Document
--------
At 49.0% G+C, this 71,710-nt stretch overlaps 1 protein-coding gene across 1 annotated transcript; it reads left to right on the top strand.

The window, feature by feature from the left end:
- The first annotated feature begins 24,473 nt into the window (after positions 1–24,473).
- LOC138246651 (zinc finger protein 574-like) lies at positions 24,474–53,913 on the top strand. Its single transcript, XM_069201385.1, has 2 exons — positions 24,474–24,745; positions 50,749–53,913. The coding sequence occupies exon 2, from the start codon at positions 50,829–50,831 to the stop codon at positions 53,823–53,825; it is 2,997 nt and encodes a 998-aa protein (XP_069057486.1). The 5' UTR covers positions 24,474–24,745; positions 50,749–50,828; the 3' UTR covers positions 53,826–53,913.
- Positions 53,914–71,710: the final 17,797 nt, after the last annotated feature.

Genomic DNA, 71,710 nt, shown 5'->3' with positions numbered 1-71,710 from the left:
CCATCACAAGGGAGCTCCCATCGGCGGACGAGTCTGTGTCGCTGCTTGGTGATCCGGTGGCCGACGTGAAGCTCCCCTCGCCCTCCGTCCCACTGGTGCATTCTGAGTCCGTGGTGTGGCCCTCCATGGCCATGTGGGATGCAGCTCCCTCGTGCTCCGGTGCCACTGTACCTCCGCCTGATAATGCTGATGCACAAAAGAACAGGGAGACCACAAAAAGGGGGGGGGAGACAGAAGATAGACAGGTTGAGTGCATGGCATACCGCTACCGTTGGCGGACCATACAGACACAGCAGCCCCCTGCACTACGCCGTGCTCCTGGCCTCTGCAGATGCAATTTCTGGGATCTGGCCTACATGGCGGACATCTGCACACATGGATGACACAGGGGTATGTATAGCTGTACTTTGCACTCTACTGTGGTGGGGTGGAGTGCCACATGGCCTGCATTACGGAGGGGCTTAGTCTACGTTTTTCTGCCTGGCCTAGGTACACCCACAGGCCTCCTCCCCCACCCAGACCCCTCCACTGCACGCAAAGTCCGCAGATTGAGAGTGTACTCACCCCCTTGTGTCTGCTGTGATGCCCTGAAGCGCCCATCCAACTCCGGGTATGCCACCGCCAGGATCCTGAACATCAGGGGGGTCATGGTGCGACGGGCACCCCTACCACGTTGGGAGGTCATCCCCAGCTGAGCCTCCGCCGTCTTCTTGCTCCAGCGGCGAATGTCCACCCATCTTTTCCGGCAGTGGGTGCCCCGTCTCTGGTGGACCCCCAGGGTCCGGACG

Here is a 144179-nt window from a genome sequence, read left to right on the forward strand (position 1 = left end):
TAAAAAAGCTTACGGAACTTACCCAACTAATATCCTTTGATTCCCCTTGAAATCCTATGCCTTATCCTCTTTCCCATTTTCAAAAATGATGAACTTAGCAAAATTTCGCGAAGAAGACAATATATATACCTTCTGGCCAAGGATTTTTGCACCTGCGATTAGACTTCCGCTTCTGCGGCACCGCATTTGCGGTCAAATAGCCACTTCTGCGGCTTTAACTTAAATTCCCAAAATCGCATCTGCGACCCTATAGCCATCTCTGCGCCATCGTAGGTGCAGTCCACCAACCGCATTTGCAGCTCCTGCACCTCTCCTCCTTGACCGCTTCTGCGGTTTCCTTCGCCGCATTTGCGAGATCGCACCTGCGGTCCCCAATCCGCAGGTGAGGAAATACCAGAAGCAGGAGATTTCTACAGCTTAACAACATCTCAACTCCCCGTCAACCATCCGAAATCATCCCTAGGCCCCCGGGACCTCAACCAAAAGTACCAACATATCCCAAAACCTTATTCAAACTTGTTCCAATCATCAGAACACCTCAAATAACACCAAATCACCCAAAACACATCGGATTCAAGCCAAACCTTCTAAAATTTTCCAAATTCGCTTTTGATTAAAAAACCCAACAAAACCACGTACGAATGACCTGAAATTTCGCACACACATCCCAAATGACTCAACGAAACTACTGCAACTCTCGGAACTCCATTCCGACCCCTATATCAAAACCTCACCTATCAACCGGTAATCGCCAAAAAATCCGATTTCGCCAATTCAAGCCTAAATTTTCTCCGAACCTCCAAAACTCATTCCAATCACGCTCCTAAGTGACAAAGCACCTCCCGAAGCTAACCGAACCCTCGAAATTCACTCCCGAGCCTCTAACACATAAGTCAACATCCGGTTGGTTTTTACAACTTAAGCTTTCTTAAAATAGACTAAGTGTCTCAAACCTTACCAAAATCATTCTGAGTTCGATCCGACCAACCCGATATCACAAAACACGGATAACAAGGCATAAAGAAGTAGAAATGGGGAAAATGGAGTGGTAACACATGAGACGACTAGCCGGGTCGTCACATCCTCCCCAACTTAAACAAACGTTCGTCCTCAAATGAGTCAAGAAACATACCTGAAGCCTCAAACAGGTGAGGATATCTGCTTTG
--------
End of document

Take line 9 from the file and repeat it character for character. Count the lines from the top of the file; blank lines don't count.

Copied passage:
TAAAAAAGCTTACGGAACTTACCCAACTAATATCCTTTGATTCCCCTTGAAATCCTATGCCTTATCCTCTTTCCCATTTTCAAAAATGATGAACTTAGCAAAATTTCGCGAAGAAGACAATATATATACCTTCTGGCCAAGGATTTTTGCACCTGCGATTAGACTTCCGCTTCTGCGGCACCGCATTTGCGGTCAAATAGCCACTTCTGCGGCTTTAACTTAAATTCCCAAAATCGCATCTGCGACCCTATAGCCATCTCTGCGCCATCGTAGGTGCAGTCCACCAACCGCATTTGCAGCTCCTGCACCTCTCCTCCTTGACCGCTTCTGCGGTTTCCTTCGCCGCATTTGCGAGATCGCACCTGCGGTCCCCAATCCGCAGGTGAGGAAATACCAGAAGCAGGAGATTTCTACAGCTTAACAACATCTCAACTCCCCGTCAACCATCCGAAATCATCCCTAGGCCCCCGGGACCTCAACCAAAAGTACCAACATATCCCAAAACCTTATTCAAACTTGTTCCAATCATCAGAACACCTCAAATAACACCAAATCACCCAAAACACATCGGATTCAAGCCAAACCTTCTAAAATTTTCCAAATTCGCTTTTGATTAAAAAACCCAACAAAACCACGTACGAATGACCTGAAATTTCGCACACACATCCCAAATGACTCAACGAAACTACTGCAACTCTCGGAACTCCATTCCGACCCCTATATCAAAACCTCACCTATCAACCGGTAATCGCCAAAAAATCCGATTTCGCCAATTCAAGCCTAAATTTTCTCCGAACCTCCAAAACTCATTCCAATCACGCTCCTAAGTGACAAAGCACCTCCCGAAGCTAACCGAACCCTCGAAATTCACTCCCGAGCCTCTAACACATAAGTCAACATCCGGTTGGTTTTTACAACTTAAGCTTTCTTAAAATAGACTAAGTGTCTCAAACCTTACCAAAATCATTCTGAGTTCGATCCGACCAACCCGATATCACAAAACACGGATAACAAGGCATAAAGAAGTAGAAATGGGGAAAATGGAGTGGTAACACATGAGACGACTAGCCGGGTCGTCACATCCTCCCCAACTTAAACAAACGTTCGTCCTCAAATGAGTCAAGAAACATACCTGAAGCCTCAAACAGGTGAGGATATCTGCTTTG